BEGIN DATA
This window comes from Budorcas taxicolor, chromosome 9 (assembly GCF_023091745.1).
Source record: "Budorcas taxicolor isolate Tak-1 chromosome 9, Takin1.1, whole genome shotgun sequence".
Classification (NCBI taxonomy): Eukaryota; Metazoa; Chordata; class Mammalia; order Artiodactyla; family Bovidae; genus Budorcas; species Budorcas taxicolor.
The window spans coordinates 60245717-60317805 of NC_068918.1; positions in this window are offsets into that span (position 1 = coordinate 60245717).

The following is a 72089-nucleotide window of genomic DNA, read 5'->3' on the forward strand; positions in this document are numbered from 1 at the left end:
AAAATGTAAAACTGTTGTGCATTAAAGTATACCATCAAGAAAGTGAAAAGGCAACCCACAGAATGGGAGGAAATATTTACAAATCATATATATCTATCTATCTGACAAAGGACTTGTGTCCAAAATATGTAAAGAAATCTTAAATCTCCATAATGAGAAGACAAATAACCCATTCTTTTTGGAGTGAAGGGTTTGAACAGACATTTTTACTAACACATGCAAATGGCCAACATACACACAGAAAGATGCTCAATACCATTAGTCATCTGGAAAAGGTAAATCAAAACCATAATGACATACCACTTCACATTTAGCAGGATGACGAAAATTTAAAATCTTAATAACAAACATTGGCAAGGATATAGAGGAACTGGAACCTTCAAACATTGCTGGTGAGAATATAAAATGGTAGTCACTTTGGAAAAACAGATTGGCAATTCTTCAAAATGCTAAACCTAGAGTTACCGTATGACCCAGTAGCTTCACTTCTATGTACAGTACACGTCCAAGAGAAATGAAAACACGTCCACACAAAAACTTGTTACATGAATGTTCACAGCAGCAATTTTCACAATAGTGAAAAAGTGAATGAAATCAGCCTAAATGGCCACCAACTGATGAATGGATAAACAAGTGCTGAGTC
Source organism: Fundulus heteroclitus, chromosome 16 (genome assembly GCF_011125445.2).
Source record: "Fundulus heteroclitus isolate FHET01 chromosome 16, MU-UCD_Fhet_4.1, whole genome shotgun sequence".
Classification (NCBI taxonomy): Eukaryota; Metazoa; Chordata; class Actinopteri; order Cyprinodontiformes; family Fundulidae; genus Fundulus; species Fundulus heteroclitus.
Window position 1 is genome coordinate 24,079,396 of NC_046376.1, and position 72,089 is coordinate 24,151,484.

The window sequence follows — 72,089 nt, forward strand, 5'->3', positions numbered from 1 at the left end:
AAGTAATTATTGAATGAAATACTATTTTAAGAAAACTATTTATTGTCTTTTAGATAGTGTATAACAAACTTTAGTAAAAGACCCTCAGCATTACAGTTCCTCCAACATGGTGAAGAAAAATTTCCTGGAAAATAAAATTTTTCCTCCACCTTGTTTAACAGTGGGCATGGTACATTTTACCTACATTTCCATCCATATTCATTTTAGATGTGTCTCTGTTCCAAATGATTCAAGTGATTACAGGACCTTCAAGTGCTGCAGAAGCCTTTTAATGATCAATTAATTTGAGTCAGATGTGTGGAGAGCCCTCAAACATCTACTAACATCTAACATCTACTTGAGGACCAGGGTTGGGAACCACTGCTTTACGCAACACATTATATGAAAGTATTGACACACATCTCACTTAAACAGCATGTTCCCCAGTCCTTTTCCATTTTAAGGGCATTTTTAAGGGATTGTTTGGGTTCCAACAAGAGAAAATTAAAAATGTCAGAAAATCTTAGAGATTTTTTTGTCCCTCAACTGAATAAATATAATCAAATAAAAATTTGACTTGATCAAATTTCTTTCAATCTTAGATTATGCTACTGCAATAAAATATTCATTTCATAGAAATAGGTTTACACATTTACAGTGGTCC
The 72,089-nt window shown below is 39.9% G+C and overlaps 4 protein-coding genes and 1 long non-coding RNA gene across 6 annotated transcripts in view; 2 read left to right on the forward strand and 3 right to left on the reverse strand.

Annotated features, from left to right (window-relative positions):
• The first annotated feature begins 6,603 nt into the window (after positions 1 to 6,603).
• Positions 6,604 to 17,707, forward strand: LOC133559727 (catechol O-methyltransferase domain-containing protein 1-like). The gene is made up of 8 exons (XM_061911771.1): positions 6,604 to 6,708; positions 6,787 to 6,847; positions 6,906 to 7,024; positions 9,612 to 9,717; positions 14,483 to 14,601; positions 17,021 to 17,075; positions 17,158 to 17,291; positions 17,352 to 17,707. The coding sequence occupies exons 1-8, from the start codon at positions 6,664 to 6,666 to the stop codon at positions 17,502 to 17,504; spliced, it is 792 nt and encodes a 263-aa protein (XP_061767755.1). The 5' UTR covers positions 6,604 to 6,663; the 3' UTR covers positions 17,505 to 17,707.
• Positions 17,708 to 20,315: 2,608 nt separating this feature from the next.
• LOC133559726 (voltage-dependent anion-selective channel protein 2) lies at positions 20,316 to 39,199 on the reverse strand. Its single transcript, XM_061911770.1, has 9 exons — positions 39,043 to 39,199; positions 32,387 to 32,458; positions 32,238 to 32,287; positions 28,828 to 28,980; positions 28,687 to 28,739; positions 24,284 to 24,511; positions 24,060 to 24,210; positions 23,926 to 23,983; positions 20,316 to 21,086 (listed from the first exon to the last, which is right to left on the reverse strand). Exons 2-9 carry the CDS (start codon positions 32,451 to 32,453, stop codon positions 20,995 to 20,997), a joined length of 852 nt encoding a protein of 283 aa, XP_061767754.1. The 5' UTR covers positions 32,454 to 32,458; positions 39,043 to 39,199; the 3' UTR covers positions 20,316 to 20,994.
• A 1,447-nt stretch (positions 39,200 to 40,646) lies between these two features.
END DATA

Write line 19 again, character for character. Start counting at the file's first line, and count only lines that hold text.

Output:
• A 1,447-nt stretch (positions 39,200 to 40,646) lies between these two features.